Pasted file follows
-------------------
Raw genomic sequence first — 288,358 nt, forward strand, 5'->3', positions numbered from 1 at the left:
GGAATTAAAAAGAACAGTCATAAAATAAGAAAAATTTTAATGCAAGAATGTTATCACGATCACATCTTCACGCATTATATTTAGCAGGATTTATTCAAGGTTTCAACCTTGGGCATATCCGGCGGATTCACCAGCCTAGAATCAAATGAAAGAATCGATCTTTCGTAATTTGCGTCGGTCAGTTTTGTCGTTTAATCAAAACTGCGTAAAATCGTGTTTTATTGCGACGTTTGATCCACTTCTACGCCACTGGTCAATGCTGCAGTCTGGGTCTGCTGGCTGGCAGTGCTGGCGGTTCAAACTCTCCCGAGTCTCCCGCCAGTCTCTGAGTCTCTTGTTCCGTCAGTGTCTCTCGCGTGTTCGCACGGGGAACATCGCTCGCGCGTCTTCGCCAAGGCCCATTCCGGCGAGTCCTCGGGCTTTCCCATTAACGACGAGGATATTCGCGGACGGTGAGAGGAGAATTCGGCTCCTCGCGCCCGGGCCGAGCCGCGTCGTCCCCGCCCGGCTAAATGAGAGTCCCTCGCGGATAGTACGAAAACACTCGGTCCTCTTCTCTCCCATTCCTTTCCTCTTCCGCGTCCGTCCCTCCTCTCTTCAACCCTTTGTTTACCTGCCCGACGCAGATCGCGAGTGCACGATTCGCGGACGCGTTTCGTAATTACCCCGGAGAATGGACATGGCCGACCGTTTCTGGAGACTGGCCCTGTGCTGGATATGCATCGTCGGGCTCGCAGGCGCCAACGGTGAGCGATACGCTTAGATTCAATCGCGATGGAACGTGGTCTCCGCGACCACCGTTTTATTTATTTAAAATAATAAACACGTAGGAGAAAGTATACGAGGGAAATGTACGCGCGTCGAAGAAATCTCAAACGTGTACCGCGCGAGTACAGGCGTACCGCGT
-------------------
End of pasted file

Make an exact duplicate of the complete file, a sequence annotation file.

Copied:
Raw genomic sequence first — 288,358 nt, forward strand, 5'->3', positions numbered from 1 at the left:
GGAATTAAAAAGAACAGTCATAAAATAAGAAAAATTTTAATGCAAGAATGTTATCACGATCACATCTTCACGCATTATATTTAGCAGGATTTATTCAAGGTTTCAACCTTGGGCATATCCGGCGGATTCACCAGCCTAGAATCAAATGAAAGAATCGATCTTTCGTAATTTGCGTCGGTCAGTTTTGTCGTTTAATCAAAACTGCGTAAAATCGTGTTTTATTGCGACGTTTGATCCACTTCTACGCCACTGGTCAATGCTGCAGTCTGGGTCTGCTGGCTGGCAGTGCTGGCGGTTCAAACTCTCCCGAGTCTCCCGCCAGTCTCTGAGTCTCTTGTTCCGTCAGTGTCTCTCGCGTGTTCGCACGGGGAACATCGCTCGCGCGTCTTCGCCAAGGCCCATTCCGGCGAGTCCTCGGGCTTTCCCATTAACGACGAGGATATTCGCGGACGGTGAGAGGAGAATTCGGCTCCTCGCGCCCGGGCCGAGCCGCGTCGTCCCCGCCCGGCTAAATGAGAGTCCCTCGCGGATAGTACGAAAACACTCGGTCCTCTTCTCTCCCATTCCTTTCCTCTTCCGCGTCCGTCCCTCCTCTCTTCAACCCTTTGTTTACCTGCCCGACGCAGATCGCGAGTGCACGATTCGCGGACGCGTTTCGTAATTACCCCGGAGAATGGACATGGCCGACCGTTTCTGGAGACTGGCCCTGTGCTGGATATGCATCGTCGGGCTCGCAGGCGCCAACGGTGAGCGATACGCTTAGATTCAATCGCGATGGAACGTGGTCTCCGCGACCACCGTTTTATTTATTTAAAATAATAAACACGTAGGAGAAAGTATACGAGGGAAATGTACGCGCGTCGAAGAAATCTCAAACGTGTACCGCGCGAGTACAGGCGTACCGCGT